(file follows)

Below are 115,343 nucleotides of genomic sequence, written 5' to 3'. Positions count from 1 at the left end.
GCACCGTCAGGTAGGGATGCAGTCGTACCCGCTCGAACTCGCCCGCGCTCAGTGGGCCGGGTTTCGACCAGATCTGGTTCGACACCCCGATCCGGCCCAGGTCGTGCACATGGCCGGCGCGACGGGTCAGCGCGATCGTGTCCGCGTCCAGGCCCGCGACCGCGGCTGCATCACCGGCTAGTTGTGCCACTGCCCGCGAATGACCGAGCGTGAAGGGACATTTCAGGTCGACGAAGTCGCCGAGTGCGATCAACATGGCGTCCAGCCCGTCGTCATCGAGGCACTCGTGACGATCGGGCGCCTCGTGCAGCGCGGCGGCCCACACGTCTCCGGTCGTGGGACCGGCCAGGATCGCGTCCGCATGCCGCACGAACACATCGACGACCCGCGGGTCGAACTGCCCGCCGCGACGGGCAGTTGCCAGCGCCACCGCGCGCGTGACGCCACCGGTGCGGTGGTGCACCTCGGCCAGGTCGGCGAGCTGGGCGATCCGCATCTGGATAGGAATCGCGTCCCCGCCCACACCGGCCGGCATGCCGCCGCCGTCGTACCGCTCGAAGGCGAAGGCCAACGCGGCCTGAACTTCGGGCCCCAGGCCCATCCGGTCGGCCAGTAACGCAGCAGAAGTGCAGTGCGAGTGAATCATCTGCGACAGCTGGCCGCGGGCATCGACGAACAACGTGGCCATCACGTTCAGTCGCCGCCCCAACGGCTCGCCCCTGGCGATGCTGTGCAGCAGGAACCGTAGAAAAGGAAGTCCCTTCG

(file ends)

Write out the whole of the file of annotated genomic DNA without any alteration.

Below are 115,343 nucleotides of genomic sequence, written 5' to 3'. Positions count from 1 at the left end.
GCACCGTCAGGTAGGGATGCAGTCGTACCCGCTCGAACTCGCCCGCGCTCAGTGGGCCGGGTTTCGACCAGATCTGGTTCGACACCCCGATCCGGCCCAGGTCGTGCACATGGCCGGCGCGACGGGTCAGCGCGATCGTGTCCGCGTCCAGGCCCGCGACCGCGGCTGCATCACCGGCTAGTTGTGCCACTGCCCGCGAATGACCGAGCGTGAAGGGACATTTCAGGTCGACGAAGTCGCCGAGTGCGATCAACATGGCGTCCAGCCCGTCGTCATCGAGGCACTCGTGACGATCGGGCGCCTCGTGCAGCGCGGCGGCCCACACGTCTCCGGTCGTGGGACCGGCCAGGATCGCGTCCGCATGCCGCACGAACACATCGACGACCCGCGGGTCGAACTGCCCGCCGCGACGGGCAGTTGCCAGCGCCACCGCGCGCGTGACGCCACCGGTGCGGTGGTGCACCTCGGCCAGGTCGGCGAGCTGGGCGATCCGCATCTGGATAGGAATCGCGTCCCCGCCCACACCGGCCGGCATGCCGCCGCCGTCGTACCGCTCGAAGGCGAAGGCCAACGCGGCCTGAACTTCGGGCCCCAGGCCCATCCGGTCGGCCAGTAACGCAGCAGAAGTGCAGTGCGAGTGAATCATCTGCGACAGCTGGCCGCGGGCATCGACGAACAACGTGGCCATCACGTTCAGTCGCCGCCCCAACGGCTCGCCCCTGGCGATGCTGTGCAGCAGGAACCGTAGAAAAGGAAGTCCCTTCG